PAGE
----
• Limbu S, T. M. Hoang-Trong, B. L. Prosser, W. J. Lederer, and M. S. Jafri. 2015. Modeling Local X-ROS and Calcium Signaling in Heart. Biophys. J. 109(10):2037-2050. PMID: 26588563 PMCID: PMC4656861
  • Calcium Sparks

    Realizing some of the limitation of deterministic common pool models for certain behaviors observed in cardiac ventricular myocytes, Dr. Jafri has also made significant contributions developing methods to study local control models for cardiac-excitation contraction coupling to overcome the high computational cost of stochastic local control simulations. In this regard, he worked on probability density and moment closure formulation that approximated the stochastic system using probability density functions improving computational efficiency if the systems can be simplified. To overcome the need for system simplification , e also developed the Ultra-fast Monte Carlo methods that combined with modern parallel architecture yield massive speed-up making stochastic simulation of cardiac tissue possible.
  • Sobie, E. A., K. W. Dilly, J. d. S. Cruz, W. J. Lederer, and M. S. Jafri. 2002. Termination of cardiac of Ca2+,sparks: an investigative mathematical model of Ca2+-induced Ca2+ release. Biophys. J. 83:59-78. PMID: 12080100. PMCID: PMC1302127
  • Williams, G. S., M. A. Huertas, E. A. Sobie, M. S. Jafri, and G. D. Smith. 2007. A probability density approach to modeling local control of calcium-induced calcium release in cardiac myocytes. Biophys. J. 92:2311-2328. PMID: 17237200. PMCID: PMC1864826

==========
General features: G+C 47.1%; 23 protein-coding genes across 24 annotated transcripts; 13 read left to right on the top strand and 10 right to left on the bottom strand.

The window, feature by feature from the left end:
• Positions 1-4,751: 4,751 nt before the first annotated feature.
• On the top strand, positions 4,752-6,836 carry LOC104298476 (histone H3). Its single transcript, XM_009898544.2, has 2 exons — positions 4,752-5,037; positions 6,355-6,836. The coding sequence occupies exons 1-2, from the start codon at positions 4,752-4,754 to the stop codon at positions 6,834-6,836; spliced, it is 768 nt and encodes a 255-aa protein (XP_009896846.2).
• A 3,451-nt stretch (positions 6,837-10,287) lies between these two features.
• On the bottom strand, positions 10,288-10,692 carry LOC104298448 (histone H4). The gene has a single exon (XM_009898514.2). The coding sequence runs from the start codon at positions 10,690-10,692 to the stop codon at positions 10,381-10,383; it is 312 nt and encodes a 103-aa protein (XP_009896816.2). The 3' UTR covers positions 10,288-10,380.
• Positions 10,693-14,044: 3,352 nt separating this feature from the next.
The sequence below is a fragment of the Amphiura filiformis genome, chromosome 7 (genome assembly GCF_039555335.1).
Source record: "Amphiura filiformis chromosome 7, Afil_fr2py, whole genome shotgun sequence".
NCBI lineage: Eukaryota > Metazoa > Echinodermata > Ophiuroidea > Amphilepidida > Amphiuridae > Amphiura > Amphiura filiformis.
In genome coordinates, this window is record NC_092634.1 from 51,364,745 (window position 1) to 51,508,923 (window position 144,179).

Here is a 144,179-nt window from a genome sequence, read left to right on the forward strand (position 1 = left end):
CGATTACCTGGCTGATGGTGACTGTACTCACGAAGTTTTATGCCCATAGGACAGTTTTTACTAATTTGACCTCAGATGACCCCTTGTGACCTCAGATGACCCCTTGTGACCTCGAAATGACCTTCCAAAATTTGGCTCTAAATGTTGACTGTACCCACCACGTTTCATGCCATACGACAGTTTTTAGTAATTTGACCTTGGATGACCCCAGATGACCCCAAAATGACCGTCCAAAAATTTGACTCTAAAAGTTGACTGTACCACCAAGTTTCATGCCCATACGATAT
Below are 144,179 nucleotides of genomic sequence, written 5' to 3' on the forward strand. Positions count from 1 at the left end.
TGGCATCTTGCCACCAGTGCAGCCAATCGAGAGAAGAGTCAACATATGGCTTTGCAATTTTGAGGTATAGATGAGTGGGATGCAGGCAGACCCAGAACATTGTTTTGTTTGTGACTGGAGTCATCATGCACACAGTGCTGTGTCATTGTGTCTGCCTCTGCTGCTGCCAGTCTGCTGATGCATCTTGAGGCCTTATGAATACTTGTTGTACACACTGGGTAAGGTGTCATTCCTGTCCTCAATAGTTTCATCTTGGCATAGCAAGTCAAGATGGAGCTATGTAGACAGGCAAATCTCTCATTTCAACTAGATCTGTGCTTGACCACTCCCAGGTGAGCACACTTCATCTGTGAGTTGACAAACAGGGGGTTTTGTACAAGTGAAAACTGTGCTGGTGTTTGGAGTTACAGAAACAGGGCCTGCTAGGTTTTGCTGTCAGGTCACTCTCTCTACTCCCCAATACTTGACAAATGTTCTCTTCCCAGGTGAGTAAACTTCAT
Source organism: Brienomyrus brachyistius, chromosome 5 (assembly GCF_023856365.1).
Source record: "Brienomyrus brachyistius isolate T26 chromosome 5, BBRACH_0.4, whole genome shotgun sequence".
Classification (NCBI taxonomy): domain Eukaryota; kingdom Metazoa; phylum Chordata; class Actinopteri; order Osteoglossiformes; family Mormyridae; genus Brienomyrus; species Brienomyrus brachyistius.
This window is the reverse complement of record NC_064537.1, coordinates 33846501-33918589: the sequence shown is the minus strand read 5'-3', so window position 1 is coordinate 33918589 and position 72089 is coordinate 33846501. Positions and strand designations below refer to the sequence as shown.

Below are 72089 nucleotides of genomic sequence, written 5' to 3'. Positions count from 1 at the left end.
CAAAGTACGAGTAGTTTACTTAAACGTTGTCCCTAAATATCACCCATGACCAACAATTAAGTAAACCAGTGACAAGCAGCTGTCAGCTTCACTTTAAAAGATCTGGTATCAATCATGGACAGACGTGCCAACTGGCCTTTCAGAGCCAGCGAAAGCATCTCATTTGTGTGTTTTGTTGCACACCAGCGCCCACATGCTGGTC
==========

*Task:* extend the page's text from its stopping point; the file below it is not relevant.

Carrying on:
• Williams, G. S., M. A. Huertas, E. A. Sobie, M. S. Jafri, and G. D. Smith. 2008. Moment closure for local control models of calcium-induced calcium release in cardiac myocytes. Biophys. J. 95(4):1689-1703. PMID: 1848729. PMCID: PMC2483752.
  • Jafri, M. S. and T. M. Hoang-Trong. Method and system for utilizing Markov Chain Monte Carlo simulations. U. S. Patent 9,009,095.
  • Novel Algorithms

    Dr. Jafri has a history of developing novel computing algorithms. For example, the advanced Ultra-fast Monte Carlo Method has enabled Dr. Jafri to suggest mechanisms for previously unknown scientific questions. For example, he has characterized that the calcium leak out of the sarcoplasmic can be completely accounted for by ryanodine receptor opening without invoking theoretical possibilities. He has shown how rearrangement of the microarchitecture of the cardiac myocyte impacts excitation-contraction coupling during heart failure and atrial fibrillation. He also has developed methods to predict the phenotype caused by genetic variants.
  • McCoy, M. D., V. Shivakumar, S. Nimmagadda, M. S. Jafri, and S. Madhavan. 2019. SNP2SIM: a modular workflow for standardizing molecular simulation and functional analysis of protein variants. BMC Bioinformatics 20:171-178.
  • G. S. Williams, A. C. Chikando, T. M. Hoang-Trong, E. A. Sobie, W. J. Lederer, and M. S. Jafri. 2011. Dynamics of Calcium Sparks and Calcium Leak in Heart. Biophys. J. 101:1287-1296. PMID: 21943409. PMCID: PMC3177068.
  • Macquaide, N., M. T. Hoang-Trong,J-I Hotta, W. Sempels, I. Lenaerts, P. Holemans, J. Hofkens, M. S. Jafri, R. Willems, and K. R. Sipido. 2015. Ryanodine receptor cluster fragmentation and redistribution in persistent atrial fibrillation. Cardiovasc. Res. 108(3):387-398. PMID: 2649074 PMCID: PMC4648199